The Getty Villa Reimagined The J. Paul Getty Museum at the Getty Villa, January 28–May 8, 2006
March 16, 2006
LOS ANGELES—The renovated Getty Villa in Malibu opened on January 28, 2006 with an inaugural exhibition that looks back on the Villa’s history and traces the vision that guided the development of the new site. The Getty Villa Reimagined, at the Getty Villa, January 28–May 8, 2006, offers insight into how the Villa was transformed, from the selection of the architects, to the planning and research, through construction and completion. Designed to suggest an architect’s workspace, the exhibition features sketchbooks, models, and drawings developed by Machado and Silvetti Associates, Inc., who led the design team, as well as videos and photographs that document the development of the reimagined, classically inspired Getty Villa.
The Getty Villa Reimagined is one of three inaugural exhibitions marking the return of this cultural landmark as an educational center and museum dedicated to the study of the arts and cultures of ancient Greece, Rome, and Etruria. The Getty Villa serves a varied audience through the permanent collection, changing exhibitions, conservation, scholarship, research, and public programs.
The other two opening exhibitions are Antiquity & Photography: Early Views of Ancient Mediterranean Sites (January 28–May 1, 2006), sponsored by Merrill Lynch with additional support from the Getty Villa Council, which explores the efforts of early photographers to record and interpret sites and monuments of the classical world, and Molten Color: Glassmaking in Antiquity, which celebrates the recent acquisition of more than 350 pieces of beautiful and rare ancient glass from the Oppenländer collection. These presentations mark the beginning of a year-round schedule of changing exhibitions at the J. Paul Getty Museum at the Getty Villa that will spotlight different aspects of art, culture, and life in the ancient past and its relevance to the modern world. These exhibitions, featuring loans from public and private collections worldwide, will complement the permanent collection of antiquities installed thematically in the Museum’s 23 renovated galleries.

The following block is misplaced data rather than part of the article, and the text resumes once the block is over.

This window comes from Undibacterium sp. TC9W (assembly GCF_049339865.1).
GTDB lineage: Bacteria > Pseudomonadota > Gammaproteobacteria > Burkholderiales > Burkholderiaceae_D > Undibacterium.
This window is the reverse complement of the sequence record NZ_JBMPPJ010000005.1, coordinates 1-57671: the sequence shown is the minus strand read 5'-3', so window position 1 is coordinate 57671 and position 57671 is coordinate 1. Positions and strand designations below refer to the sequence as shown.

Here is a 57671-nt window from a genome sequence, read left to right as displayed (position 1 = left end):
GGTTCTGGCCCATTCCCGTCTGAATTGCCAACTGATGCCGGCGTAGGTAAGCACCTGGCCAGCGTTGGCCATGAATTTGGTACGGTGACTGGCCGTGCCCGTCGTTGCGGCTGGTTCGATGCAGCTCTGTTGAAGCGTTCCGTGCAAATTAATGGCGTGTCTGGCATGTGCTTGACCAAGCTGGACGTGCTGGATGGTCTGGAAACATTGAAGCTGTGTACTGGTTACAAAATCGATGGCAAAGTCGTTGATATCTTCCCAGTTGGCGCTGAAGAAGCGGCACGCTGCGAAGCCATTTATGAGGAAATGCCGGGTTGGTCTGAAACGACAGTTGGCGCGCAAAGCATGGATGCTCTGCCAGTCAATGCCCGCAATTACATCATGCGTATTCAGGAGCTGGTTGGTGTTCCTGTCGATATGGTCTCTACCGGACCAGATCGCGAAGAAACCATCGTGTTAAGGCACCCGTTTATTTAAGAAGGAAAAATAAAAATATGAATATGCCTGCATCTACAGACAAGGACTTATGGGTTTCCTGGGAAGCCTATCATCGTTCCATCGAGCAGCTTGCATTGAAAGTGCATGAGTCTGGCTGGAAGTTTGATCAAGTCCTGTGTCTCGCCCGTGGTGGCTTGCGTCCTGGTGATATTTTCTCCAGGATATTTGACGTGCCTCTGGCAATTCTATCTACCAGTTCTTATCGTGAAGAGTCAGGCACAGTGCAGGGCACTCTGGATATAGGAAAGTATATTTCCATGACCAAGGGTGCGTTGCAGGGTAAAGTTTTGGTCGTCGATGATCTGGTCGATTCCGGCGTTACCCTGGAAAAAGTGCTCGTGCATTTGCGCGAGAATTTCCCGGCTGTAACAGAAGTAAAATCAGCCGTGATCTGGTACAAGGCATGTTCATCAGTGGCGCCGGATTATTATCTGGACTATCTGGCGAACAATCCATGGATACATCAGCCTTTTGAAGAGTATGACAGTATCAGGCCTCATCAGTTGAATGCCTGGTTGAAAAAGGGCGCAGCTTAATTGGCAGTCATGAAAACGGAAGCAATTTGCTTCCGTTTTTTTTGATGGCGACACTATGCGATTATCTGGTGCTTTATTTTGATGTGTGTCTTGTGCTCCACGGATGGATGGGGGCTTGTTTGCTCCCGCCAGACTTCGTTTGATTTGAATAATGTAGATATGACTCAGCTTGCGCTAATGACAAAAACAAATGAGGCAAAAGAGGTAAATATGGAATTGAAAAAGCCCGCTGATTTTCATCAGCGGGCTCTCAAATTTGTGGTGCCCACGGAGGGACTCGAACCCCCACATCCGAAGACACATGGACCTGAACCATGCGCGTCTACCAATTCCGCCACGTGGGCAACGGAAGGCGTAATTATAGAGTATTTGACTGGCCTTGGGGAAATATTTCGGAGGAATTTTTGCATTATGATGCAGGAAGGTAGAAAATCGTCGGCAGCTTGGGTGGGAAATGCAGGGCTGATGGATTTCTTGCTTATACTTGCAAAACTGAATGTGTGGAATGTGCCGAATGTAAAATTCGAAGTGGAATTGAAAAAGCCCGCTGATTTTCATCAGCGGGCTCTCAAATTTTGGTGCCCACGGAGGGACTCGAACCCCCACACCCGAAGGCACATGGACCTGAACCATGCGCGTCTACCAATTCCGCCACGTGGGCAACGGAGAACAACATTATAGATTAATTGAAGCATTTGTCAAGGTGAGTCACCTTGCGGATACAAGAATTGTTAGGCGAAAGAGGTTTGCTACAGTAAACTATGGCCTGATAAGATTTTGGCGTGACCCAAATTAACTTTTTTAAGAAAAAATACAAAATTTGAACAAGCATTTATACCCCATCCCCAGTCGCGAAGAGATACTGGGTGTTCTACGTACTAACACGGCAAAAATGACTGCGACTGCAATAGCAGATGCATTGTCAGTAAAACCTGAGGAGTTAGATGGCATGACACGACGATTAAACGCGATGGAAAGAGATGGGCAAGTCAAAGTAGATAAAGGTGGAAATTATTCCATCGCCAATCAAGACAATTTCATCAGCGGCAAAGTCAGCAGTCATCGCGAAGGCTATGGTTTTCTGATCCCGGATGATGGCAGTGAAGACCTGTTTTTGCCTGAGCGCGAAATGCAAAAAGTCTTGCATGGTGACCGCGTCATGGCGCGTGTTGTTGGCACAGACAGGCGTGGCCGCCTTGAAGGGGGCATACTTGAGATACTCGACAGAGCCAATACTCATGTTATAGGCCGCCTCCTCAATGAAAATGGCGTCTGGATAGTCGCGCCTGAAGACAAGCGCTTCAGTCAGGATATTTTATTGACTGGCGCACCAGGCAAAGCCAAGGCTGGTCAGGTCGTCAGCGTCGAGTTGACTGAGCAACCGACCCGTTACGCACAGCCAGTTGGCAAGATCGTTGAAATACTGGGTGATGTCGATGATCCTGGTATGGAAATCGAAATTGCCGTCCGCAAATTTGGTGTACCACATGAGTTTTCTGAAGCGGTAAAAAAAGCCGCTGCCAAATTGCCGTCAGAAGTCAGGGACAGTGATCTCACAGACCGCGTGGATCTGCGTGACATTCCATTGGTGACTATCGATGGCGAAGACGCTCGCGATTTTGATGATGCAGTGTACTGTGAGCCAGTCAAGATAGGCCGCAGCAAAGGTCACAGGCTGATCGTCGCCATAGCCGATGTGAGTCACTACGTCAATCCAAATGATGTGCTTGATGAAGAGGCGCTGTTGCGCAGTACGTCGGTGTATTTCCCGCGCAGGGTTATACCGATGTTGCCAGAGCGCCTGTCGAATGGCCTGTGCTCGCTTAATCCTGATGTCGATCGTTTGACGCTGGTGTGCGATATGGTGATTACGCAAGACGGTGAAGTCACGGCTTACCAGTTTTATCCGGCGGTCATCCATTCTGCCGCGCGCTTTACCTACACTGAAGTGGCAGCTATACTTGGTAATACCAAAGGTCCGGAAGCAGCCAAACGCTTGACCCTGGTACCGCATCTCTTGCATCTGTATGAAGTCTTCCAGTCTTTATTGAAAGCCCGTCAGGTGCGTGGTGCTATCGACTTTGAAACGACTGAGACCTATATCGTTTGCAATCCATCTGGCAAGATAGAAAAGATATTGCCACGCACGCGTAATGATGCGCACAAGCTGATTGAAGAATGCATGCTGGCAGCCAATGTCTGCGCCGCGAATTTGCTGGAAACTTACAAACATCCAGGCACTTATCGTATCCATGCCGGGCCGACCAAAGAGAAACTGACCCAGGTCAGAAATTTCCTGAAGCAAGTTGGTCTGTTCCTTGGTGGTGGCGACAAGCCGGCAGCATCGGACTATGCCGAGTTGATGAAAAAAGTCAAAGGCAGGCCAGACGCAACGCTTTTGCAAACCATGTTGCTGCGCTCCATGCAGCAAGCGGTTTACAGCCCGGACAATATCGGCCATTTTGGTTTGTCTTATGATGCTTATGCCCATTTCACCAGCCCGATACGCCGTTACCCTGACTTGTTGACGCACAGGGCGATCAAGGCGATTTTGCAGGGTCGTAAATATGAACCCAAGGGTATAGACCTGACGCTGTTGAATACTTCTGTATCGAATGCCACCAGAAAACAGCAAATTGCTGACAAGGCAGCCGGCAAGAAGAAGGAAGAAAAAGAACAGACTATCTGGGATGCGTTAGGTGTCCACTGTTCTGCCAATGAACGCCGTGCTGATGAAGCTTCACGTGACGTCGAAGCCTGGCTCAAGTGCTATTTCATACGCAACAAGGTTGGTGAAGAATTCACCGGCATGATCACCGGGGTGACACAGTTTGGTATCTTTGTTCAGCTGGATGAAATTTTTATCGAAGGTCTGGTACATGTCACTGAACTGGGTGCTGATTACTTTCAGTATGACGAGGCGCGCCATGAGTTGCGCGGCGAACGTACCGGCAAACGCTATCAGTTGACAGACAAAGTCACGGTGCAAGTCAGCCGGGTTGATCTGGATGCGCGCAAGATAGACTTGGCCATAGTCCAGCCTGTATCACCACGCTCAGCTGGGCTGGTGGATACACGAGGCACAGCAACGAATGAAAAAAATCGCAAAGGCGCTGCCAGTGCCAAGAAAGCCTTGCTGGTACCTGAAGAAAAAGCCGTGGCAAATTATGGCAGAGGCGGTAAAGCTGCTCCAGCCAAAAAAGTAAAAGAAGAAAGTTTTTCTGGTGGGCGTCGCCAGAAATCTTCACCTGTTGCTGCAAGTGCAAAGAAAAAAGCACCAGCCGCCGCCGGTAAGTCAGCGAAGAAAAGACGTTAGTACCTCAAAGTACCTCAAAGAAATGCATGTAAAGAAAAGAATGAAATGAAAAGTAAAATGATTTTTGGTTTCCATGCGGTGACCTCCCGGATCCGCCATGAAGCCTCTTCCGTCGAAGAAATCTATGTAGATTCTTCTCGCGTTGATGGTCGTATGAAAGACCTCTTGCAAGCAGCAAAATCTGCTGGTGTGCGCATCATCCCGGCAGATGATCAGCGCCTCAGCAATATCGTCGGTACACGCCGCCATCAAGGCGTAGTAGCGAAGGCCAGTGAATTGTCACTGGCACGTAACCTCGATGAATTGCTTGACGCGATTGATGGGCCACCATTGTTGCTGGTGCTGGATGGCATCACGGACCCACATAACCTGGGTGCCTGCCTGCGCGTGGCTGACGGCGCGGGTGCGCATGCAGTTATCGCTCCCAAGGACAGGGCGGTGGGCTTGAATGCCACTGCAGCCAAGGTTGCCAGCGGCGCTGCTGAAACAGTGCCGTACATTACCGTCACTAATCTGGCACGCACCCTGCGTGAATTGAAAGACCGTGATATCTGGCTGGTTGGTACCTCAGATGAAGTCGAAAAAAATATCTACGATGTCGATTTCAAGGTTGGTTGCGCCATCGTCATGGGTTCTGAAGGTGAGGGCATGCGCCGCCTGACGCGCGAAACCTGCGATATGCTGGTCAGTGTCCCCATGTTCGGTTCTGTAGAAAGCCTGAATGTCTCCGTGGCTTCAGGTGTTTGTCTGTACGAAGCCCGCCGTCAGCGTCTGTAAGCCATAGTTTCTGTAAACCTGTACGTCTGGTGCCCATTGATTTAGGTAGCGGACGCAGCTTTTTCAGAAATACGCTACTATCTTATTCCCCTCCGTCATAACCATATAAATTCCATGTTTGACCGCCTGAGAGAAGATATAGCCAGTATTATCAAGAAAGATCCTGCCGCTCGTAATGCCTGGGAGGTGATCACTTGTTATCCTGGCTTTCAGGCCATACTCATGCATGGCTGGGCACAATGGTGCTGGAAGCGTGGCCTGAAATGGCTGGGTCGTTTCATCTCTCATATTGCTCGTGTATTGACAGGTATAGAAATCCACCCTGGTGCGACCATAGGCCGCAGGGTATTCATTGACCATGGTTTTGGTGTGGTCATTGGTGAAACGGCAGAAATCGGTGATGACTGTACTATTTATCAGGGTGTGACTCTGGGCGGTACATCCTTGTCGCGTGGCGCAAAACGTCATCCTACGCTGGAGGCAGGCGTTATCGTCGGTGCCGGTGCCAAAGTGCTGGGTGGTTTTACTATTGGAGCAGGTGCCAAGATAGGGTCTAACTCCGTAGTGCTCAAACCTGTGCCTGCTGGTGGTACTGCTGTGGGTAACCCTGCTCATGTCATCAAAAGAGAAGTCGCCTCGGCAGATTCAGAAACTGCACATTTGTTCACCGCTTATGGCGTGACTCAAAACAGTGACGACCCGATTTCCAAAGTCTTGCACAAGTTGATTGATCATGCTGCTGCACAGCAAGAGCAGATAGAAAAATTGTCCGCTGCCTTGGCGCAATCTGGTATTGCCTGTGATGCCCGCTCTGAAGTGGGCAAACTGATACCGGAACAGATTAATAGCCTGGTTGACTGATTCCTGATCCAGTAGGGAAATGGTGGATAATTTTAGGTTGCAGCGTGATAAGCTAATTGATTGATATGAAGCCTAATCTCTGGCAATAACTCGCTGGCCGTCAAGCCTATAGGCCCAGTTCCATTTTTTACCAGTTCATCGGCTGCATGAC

The Getty Villa Reimagined provides a fascinating behind-the-scenes look at how the Villa was renovated to create an environment in which the buildings and landscape reinforce one another to evoke the classical world. On view are sketchbooks from the original competition for the commission, along with architectural models and early design development drawings, and personal sketches and notes made by various members of the design team. Also included are early photographs of the site, originally purchased by J. Paul Getty in 1945, and of sites around the world, which provided inspiration for the renovation. Videos offer aerial views of the Villa under construction, document the installation of works in the renovated galleries, and capture conversations with the architects, Museum staff, and construction crew for a broad perspective on the collaborative design process.
The new vision for the Getty Villa began to take shape in 1993, when a select group of international architects was invited to offer ideas and proposals for the reorganization of the site. The innovative design competition required participants to use only sketchbooks to articulate their vision. On view in the exhibition are the actual sketchbooks submitted by the competing firms, including a reproduction of the winning entry from Boston-based Machado and Silvetti Associates, Inc., allowing visitors to see the range of architectural possibilities the original site inspired.